By Sarah Bennett

These are fashion trends I do not understand. Allow my sartorial Andy Rooney a moment to vent.

The three-quarter sleeve: Every year around this time, there are retail stores that go crazy with the three-quarter sleeve, as if the fact that we're between winter and spring means we need a sleeve that's somewhere between long and short. Of course, like most humans with the most basic cognition/ability to make my hands into a sturdy Playmobile-like grip, I find that you can push up a long sleeve into any number of shorter positions if the need arises, so all the three-quarter does is get bunchy if I'm hot, make me wish I had more sleeve if I'm cold, and do a nice job of drawing attention to my ugly watch and arm hair. The bottom line is, I'm a grown-ass woman, I need a whole goddamned sleeve, just commit to the long sleeve or let's all keep our dignity and just get a T-shirt.

Silk: I'm a huge fan of Madewell, J. Crew's little sister brand, but both it and its more expensive elder sibling have been really into silk for the past few seasons, and while I'm flattered that they think I can afford to both purchase and maintain such garments, the fact is that if I wanted to bring something into my life that was costly and required time-consuming upkeep, I'd get a second dog. The problem is, these garments, usually dresses and shirts, are not that cute, at least not after they're worn once and become wrinkled rags stained by tears brought on by the realization of much dry cleaning will cost. They're also not usually formal enough to justify the costs, so, while silk is much classier than polyester, the designs themselves aren't, and frankly, neither am I.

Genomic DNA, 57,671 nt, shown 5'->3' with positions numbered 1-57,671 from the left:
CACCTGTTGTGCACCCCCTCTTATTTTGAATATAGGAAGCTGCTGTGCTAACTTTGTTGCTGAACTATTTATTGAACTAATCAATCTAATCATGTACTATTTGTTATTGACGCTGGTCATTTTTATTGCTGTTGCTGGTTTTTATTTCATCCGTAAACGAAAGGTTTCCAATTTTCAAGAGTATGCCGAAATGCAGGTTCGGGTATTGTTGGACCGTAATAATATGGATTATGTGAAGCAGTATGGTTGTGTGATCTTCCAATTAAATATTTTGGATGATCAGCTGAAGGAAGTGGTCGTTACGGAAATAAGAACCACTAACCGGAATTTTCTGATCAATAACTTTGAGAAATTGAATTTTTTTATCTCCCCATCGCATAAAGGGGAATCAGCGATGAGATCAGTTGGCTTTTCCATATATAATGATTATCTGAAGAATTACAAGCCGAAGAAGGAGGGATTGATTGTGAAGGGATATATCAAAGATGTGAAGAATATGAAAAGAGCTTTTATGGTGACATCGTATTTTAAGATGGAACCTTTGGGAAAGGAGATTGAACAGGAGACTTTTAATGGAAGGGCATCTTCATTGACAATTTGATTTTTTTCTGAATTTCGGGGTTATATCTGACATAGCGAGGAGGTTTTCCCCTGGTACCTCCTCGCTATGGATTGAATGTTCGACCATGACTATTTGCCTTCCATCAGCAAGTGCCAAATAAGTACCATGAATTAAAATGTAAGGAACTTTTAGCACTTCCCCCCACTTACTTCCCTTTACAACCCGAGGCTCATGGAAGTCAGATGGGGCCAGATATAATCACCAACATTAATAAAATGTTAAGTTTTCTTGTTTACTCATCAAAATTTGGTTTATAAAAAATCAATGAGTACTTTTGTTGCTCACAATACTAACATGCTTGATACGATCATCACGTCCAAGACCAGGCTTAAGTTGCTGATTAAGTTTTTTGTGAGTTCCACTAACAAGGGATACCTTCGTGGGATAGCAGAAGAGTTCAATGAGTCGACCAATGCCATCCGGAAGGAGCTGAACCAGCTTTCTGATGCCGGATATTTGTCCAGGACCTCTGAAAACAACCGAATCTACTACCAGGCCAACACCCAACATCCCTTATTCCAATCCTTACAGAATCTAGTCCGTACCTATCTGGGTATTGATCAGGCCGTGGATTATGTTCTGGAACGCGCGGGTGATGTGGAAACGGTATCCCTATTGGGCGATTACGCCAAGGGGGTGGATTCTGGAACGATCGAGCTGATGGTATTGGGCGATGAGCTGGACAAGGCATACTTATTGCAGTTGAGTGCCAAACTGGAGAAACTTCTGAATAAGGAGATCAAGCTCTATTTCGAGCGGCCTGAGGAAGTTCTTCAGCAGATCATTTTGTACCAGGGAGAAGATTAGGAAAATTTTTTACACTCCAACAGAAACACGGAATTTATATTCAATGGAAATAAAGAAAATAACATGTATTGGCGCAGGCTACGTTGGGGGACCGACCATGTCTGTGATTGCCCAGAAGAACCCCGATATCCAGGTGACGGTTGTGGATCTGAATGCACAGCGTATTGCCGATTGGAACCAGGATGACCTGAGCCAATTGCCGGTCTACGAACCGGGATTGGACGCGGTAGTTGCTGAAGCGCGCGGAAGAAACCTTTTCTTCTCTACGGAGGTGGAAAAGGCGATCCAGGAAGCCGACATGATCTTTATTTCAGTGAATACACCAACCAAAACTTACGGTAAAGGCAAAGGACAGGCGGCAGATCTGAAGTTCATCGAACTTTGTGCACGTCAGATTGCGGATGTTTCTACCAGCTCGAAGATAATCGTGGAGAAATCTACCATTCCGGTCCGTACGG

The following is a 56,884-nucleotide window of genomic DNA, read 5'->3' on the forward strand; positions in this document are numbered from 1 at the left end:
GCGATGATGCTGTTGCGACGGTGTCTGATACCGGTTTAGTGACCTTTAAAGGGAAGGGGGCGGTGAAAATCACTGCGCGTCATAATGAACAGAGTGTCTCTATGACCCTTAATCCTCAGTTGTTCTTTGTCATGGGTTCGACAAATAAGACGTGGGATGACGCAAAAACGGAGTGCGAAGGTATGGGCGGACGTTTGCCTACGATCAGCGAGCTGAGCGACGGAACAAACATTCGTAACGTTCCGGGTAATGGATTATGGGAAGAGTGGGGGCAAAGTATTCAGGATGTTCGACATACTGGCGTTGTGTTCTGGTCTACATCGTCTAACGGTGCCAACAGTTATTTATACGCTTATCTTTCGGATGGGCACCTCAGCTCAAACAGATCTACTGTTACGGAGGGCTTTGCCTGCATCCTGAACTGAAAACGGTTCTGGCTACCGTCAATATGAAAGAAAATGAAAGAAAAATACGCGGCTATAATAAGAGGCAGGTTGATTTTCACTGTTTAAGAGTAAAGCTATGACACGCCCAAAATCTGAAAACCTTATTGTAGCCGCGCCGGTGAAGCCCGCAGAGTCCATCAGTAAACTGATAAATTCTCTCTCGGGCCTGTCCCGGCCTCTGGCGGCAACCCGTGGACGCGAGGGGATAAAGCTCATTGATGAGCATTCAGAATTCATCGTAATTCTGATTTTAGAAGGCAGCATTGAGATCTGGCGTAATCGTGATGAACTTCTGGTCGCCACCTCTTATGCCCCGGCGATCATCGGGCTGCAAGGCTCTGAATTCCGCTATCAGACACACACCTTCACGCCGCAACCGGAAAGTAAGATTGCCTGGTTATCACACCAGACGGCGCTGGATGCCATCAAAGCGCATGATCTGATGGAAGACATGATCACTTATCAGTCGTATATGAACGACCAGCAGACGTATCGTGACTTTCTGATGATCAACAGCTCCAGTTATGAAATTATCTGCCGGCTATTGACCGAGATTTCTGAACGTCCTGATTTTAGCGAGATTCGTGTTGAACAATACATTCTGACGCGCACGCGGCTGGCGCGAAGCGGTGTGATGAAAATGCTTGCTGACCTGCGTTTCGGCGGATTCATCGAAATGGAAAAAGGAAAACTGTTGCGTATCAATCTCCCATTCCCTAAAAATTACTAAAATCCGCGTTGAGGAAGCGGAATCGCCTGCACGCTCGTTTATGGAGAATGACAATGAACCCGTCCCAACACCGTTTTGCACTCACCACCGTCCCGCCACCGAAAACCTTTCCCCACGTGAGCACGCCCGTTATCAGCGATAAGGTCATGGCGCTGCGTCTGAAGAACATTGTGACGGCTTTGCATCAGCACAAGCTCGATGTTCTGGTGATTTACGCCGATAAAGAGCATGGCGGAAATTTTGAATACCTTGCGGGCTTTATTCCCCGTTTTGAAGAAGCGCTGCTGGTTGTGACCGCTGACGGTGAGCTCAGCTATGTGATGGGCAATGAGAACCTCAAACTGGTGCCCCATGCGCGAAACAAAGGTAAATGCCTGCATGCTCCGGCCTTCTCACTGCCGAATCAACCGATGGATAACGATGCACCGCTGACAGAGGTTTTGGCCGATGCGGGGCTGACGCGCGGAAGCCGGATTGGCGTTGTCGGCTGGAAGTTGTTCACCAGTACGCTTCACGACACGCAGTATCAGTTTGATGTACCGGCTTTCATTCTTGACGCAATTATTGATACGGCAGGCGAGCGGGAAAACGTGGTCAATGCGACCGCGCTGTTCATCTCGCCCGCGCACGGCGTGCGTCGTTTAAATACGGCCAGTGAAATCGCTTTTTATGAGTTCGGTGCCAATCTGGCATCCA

Super-neon fitness footwear: I have long been out of the loop of sneaker style, but the shoes I'm talking about appear to be way more about function than Flight Club, the sneaker boutique I often pass on Broadway. Flight Club is a museum of plastic wrapped Nikes, but the sneakers I see on the feet of women scurrying to or from a gym in the parka and yoga pants, are so insanely bright that either sneaker companies discontinued using non-retina-burning colors when I wasn't paying attention, or neon suddenly became so normal that your average New York lady considers lava-hot pink to be the new black. As someone who's had the same grey running shoes for five years (and goes to the gym only to use the elliptical and watch Judge Judy), I feel distinctly blind-sided by this trend, pun completely intended.